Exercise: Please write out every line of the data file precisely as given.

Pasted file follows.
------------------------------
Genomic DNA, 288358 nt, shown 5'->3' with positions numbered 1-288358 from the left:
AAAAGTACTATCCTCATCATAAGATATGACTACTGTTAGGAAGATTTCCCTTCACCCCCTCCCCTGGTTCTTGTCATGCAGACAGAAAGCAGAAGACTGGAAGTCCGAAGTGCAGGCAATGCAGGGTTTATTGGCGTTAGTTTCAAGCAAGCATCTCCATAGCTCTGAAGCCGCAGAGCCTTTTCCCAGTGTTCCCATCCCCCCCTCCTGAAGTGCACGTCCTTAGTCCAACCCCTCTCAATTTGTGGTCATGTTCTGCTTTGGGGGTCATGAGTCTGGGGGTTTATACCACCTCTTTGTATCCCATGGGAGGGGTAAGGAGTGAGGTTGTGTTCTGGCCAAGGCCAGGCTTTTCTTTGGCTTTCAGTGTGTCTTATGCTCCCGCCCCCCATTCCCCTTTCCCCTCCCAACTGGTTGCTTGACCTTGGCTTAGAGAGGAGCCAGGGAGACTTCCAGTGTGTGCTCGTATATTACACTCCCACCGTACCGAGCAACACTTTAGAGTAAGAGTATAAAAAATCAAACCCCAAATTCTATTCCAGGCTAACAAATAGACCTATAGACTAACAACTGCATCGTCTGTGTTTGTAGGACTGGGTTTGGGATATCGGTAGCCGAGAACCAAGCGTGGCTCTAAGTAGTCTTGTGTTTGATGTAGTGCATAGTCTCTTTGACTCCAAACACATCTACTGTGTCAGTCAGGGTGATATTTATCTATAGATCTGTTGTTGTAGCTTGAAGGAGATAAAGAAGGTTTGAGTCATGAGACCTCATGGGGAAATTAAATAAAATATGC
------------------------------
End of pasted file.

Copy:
Genomic DNA, 288358 nt, shown 5'->3' with positions numbered 1-288358 from the left:
AAAAGTACTATCCTCATCATAAGATATGACTACTGTTAGGAAGATTTCCCTTCACCCCCTCCCCTGGTTCTTGTCATGCAGACAGAAAGCAGAAGACTGGAAGTCCGAAGTGCAGGCAATGCAGGGTTTATTGGCGTTAGTTTCAAGCAAGCATCTCCATAGCTCTGAAGCCGCAGAGCCTTTTCCCAGTGTTCCCATCCCCCCCTCCTGAAGTGCACGTCCTTAGTCCAACCCCTCTCAATTTGTGGTCATGTTCTGCTTTGGGGGTCATGAGTCTGGGGGTTTATACCACCTCTTTGTATCCCATGGGAGGGGTAAGGAGTGAGGTTGTGTTCTGGCCAAGGCCAGGCTTTTCTTTGGCTTTCAGTGTGTCTTATGCTCCCGCCCCCCATTCCCCTTTCCCCTCCCAACTGGTTGCTTGACCTTGGCTTAGAGAGGAGCCAGGGAGACTTCCAGTGTGTGCTCGTATATTACACTCCCACCGTACCGAGCAACACTTTAGAGTAAGAGTATAAAAAATCAAACCCCAAATTCTATTCCAGGCTAACAAATAGACCTATAGACTAACAACTGCATCGTCTGTGTTTGTAGGACTGGGTTTGGGATATCGGTAGCCGAGAACCAAGCGTGGCTCTAAGTAGTCTTGTGTTTGATGTAGTGCATAGTCTCTTTGACTCCAAACACATCTACTGTGTCAGTCAGGGTGATATTTATCTATAGATCTGTTGTTGTAGCTTGAAGGAGATAAAGAAGGTTTGAGTCATGAGACCTCATGGGGAAATTAAATAAAATATGC